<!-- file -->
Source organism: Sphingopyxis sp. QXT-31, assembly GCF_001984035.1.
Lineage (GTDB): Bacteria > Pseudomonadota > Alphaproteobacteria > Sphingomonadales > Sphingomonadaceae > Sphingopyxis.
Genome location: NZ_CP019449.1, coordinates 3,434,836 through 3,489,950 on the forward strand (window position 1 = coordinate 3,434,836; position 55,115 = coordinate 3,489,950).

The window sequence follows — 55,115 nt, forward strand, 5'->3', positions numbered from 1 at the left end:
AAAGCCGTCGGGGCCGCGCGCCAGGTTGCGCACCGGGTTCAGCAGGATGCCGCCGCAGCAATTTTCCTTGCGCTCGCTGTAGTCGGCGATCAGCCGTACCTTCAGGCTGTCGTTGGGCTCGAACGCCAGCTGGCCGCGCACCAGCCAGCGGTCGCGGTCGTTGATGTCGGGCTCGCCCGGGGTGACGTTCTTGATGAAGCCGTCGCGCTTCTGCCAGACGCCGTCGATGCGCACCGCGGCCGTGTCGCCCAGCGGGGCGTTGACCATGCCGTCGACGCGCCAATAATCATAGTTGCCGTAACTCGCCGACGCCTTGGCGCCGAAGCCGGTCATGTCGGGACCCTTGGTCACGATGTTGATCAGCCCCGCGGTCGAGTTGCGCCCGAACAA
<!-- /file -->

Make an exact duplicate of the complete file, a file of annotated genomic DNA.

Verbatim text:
Source organism: Sphingopyxis sp. QXT-31, assembly GCF_001984035.1.
Lineage (GTDB): Bacteria > Pseudomonadota > Alphaproteobacteria > Sphingomonadales > Sphingomonadaceae > Sphingopyxis.
Genome location: NZ_CP019449.1, coordinates 3,434,836 through 3,489,950 on the forward strand (window position 1 = coordinate 3,434,836; position 55,115 = coordinate 3,489,950).

The window sequence follows — 55,115 nt, forward strand, 5'->3', positions numbered from 1 at the left end:
AAAGCCGTCGGGGCCGCGCGCCAGGTTGCGCACCGGGTTCAGCAGGATGCCGCCGCAGCAATTTTCCTTGCGCTCGCTGTAGTCGGCGATCAGCCGTACCTTCAGGCTGTCGTTGGGCTCGAACGCCAGCTGGCCGCGCACCAGCCAGCGGTCGCGGTCGTTGATGTCGGGCTCGCCCGGGGTGACGTTCTTGATGAAGCCGTCGCGCTTCTGCCAGACGCCGTCGATGCGCACCGCGGCCGTGTCGCCCAGCGGGGCGTTGACCATGCCGTCGACGCGCCAATAATCATAGTTGCCGTAACTCGCCGACGCCTTGGCGCCGAAGCCGGTCATGTCGGGACCCTTGGTCACGATGTTGATCAGCCCCGCGGTCGAGTTGCGCCCGAACAA